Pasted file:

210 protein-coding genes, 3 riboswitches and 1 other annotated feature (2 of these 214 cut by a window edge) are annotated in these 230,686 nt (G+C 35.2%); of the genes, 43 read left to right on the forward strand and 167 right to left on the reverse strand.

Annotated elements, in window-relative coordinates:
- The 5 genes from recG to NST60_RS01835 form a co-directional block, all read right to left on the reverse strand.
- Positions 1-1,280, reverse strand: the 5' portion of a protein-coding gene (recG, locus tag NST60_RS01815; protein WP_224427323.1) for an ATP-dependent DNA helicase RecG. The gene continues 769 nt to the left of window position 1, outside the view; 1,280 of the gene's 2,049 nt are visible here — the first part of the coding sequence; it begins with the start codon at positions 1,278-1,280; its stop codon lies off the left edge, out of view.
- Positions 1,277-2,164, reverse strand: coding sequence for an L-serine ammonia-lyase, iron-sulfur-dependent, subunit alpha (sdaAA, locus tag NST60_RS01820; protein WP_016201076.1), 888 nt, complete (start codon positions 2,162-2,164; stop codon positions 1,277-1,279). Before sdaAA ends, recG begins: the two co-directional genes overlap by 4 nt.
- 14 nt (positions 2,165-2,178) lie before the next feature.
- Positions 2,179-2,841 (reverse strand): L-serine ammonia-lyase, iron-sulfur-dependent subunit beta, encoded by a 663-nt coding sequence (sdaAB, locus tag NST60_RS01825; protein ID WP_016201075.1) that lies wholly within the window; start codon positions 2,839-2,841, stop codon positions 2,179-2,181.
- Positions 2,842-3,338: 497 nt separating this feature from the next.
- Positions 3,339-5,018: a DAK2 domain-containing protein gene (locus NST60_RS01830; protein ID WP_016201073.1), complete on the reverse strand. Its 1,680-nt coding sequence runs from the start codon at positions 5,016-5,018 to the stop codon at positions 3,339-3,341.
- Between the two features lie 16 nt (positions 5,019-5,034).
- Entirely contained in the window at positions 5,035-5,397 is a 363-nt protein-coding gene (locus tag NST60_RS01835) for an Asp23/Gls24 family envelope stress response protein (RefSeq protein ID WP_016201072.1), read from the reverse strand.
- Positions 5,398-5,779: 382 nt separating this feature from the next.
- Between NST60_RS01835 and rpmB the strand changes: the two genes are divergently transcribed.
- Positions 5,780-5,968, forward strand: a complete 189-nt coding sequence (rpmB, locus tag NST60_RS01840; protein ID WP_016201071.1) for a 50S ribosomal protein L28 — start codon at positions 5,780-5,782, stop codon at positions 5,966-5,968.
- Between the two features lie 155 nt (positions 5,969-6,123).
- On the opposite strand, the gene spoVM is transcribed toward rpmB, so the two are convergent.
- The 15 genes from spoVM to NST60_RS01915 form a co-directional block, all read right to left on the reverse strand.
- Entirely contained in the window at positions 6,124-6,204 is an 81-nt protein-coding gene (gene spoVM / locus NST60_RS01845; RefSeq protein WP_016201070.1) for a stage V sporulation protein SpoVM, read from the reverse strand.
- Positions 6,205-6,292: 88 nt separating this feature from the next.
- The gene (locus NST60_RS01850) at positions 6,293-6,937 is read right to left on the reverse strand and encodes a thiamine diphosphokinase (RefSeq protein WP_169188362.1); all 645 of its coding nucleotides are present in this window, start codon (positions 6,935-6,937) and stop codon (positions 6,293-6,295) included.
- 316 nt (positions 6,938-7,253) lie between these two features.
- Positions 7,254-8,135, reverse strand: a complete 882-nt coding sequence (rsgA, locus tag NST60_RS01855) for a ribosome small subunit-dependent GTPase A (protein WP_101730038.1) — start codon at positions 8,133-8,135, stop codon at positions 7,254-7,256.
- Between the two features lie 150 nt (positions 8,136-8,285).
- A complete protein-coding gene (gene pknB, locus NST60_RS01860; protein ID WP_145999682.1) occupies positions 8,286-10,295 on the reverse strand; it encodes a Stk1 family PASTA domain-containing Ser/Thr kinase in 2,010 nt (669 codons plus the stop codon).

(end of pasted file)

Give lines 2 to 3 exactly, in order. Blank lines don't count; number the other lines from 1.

Annotated elements, in window-relative coordinates:
- The 5 genes from recG to NST60_RS01835 form a co-directional block, all read right to left on the reverse strand.